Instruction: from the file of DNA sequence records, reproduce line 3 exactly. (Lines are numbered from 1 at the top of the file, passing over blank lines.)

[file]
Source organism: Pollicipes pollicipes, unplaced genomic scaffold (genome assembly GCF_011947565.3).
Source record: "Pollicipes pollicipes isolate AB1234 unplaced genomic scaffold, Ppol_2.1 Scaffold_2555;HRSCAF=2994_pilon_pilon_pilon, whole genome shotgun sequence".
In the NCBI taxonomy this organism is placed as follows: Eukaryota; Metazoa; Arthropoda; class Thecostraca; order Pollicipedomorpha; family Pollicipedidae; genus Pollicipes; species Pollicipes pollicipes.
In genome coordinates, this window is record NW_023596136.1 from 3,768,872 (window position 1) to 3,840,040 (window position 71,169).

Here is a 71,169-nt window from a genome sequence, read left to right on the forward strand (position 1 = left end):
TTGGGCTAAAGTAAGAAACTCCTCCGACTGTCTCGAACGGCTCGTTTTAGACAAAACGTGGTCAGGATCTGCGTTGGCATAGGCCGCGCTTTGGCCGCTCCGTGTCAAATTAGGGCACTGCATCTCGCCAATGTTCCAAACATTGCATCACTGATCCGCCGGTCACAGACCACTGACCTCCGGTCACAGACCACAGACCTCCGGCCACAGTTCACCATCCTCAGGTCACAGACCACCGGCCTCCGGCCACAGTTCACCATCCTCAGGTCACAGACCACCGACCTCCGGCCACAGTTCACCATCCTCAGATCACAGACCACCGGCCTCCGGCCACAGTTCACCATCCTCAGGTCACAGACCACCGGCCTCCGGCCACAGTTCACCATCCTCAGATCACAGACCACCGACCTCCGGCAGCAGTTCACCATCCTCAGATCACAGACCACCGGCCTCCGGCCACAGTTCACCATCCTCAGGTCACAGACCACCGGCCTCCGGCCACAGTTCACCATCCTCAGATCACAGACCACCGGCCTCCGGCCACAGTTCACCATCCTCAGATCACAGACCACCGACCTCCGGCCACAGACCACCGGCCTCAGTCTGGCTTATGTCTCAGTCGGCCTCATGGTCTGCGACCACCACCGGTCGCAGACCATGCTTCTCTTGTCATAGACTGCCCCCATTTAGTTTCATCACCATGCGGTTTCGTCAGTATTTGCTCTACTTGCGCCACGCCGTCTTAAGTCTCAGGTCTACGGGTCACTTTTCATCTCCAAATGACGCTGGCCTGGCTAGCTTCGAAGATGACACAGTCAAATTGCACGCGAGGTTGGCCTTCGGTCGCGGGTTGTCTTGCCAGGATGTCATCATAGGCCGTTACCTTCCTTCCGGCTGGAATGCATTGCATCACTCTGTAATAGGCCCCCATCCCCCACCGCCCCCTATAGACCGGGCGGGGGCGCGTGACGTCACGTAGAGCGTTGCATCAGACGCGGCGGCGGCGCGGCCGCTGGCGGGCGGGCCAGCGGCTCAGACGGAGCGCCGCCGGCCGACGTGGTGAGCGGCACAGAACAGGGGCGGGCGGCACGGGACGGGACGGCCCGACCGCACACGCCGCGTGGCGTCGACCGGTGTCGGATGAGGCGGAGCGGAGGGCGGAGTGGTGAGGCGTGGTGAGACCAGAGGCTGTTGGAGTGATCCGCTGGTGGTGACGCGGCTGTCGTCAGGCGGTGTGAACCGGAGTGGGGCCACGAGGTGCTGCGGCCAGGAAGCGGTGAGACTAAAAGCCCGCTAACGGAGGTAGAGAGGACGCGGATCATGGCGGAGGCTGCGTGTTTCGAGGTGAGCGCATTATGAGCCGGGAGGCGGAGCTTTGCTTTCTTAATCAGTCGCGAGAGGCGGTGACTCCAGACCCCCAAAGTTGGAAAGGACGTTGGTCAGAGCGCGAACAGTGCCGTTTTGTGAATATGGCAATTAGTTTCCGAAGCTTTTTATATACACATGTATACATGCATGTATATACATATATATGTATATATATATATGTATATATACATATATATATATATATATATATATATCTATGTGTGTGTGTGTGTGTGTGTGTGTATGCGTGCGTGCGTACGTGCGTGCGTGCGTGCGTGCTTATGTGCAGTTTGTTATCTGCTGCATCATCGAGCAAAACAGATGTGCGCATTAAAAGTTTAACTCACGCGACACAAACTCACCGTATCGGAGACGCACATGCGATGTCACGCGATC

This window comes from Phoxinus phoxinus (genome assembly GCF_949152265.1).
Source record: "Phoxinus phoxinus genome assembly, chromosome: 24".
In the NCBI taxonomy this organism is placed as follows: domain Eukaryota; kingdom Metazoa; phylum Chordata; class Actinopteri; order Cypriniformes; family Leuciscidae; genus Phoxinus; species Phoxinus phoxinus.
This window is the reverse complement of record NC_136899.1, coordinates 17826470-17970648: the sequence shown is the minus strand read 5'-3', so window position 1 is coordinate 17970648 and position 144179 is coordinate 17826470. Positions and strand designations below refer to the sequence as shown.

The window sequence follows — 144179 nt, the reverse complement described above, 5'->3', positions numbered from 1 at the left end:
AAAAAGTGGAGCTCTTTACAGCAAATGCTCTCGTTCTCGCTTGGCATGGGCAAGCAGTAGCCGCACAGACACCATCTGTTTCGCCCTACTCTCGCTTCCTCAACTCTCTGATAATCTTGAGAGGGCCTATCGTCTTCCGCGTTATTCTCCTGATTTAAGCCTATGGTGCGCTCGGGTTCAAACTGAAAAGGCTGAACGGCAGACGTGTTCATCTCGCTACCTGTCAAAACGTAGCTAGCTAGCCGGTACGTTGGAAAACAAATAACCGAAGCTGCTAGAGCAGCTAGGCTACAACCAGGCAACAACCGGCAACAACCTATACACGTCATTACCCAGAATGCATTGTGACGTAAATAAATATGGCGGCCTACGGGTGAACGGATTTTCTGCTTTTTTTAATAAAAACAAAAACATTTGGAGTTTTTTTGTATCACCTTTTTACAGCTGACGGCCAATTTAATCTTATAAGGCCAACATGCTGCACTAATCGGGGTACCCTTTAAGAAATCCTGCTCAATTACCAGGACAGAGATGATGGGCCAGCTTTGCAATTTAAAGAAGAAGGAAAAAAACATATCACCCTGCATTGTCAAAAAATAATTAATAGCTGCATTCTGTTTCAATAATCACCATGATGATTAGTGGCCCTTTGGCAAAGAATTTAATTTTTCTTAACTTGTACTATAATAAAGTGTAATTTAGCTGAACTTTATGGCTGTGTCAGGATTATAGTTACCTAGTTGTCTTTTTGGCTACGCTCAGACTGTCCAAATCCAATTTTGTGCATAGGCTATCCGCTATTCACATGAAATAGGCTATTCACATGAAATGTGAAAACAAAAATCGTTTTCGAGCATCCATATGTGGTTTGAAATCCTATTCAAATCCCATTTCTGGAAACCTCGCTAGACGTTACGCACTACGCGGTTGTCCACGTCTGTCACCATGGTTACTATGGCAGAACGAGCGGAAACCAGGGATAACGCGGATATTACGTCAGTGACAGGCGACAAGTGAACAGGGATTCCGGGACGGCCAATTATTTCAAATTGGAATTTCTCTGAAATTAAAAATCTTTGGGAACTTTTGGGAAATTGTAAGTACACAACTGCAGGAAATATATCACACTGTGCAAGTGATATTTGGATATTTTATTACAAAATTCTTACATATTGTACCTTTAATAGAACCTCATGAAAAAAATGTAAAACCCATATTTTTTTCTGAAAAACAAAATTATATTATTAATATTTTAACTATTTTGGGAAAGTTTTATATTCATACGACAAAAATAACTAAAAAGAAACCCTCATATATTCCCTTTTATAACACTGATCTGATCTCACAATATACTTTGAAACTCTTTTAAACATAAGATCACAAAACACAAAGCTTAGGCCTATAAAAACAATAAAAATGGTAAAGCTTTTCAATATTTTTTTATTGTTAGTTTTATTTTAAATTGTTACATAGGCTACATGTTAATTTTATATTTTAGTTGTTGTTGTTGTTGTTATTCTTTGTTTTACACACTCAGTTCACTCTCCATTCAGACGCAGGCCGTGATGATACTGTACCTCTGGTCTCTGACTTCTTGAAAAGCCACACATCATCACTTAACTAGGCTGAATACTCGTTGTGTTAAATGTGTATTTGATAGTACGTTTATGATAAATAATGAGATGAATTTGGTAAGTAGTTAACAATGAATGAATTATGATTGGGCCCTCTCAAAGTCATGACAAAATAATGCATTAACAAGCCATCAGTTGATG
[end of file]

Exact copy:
In the NCBI taxonomy this organism is placed as follows: Eukaryota; Metazoa; Arthropoda; class Thecostraca; order Pollicipedomorpha; family Pollicipedidae; genus Pollicipes; species Pollicipes pollicipes.